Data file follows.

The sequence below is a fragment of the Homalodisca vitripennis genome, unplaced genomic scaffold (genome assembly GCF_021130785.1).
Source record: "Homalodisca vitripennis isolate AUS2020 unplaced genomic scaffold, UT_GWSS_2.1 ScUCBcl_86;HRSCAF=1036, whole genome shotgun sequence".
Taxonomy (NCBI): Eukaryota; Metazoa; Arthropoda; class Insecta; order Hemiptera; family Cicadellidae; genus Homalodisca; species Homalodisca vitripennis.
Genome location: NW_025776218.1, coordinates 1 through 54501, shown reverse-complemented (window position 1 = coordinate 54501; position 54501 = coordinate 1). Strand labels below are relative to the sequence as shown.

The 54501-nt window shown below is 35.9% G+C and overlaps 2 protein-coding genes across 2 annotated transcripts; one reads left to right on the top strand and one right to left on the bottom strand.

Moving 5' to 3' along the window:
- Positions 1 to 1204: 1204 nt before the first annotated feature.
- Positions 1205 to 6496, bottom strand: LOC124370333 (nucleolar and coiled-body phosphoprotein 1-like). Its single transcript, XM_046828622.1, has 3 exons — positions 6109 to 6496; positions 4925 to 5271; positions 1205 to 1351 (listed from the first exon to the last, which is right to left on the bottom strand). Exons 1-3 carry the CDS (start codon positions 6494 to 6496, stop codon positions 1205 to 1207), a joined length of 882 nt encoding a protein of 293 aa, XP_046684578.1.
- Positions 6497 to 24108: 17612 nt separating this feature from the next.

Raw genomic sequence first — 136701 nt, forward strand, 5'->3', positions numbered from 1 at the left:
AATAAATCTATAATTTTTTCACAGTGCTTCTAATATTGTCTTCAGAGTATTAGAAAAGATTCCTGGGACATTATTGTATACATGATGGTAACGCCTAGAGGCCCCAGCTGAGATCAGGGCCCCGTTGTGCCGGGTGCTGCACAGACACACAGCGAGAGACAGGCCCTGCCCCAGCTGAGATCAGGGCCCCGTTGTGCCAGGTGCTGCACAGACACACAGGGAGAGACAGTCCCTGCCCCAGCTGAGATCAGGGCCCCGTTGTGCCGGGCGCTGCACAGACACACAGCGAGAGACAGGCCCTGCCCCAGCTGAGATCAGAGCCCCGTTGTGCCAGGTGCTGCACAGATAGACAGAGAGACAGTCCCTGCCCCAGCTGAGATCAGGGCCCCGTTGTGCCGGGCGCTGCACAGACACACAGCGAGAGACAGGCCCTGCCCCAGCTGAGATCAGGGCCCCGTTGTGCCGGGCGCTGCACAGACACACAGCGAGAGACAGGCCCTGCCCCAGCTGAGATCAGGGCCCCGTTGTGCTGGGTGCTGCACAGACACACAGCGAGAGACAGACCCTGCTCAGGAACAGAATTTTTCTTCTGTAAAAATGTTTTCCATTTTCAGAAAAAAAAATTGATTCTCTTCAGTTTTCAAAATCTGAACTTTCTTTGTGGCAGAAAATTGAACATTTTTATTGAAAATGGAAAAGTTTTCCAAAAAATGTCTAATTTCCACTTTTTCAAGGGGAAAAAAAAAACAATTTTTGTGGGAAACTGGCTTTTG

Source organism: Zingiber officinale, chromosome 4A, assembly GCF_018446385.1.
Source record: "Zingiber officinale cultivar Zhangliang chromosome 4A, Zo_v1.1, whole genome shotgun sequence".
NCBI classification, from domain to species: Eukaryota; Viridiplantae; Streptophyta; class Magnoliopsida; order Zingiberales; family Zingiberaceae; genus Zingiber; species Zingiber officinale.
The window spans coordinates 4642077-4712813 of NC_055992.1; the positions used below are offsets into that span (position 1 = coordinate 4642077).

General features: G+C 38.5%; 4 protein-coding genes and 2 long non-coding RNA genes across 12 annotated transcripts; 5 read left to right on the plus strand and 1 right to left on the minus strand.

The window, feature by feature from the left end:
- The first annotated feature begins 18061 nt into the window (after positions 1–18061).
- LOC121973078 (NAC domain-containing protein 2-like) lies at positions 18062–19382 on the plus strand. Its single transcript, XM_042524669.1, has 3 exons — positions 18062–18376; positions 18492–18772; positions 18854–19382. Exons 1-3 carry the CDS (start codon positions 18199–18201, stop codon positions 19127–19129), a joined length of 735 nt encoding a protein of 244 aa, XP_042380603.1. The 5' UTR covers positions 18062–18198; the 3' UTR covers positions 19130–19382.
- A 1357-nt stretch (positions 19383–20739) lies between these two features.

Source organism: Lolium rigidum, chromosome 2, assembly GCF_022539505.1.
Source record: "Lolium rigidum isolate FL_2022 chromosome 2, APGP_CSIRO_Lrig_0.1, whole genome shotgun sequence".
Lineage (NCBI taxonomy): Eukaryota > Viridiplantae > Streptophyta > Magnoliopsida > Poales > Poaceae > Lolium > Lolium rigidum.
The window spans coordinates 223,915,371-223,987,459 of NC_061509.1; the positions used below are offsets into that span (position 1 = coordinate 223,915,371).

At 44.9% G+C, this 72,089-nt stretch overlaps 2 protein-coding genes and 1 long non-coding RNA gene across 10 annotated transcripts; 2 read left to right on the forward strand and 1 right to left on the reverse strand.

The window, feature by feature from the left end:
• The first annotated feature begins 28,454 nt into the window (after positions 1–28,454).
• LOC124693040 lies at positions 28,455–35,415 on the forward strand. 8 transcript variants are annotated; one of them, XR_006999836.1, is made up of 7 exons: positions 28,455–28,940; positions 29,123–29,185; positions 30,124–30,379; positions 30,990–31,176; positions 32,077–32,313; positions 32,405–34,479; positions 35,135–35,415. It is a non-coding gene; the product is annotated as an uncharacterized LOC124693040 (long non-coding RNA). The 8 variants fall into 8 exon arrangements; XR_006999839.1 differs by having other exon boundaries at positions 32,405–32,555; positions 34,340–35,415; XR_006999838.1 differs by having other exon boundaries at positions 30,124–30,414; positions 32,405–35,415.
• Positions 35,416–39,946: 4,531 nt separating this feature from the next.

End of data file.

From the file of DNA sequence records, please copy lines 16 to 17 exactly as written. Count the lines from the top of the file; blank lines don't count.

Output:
General features: G+C 38.5%; 4 protein-coding genes and 2 long non-coding RNA genes across 12 annotated transcripts; 5 read left to right on the plus strand and 1 right to left on the minus strand.

The window, feature by feature from the left end: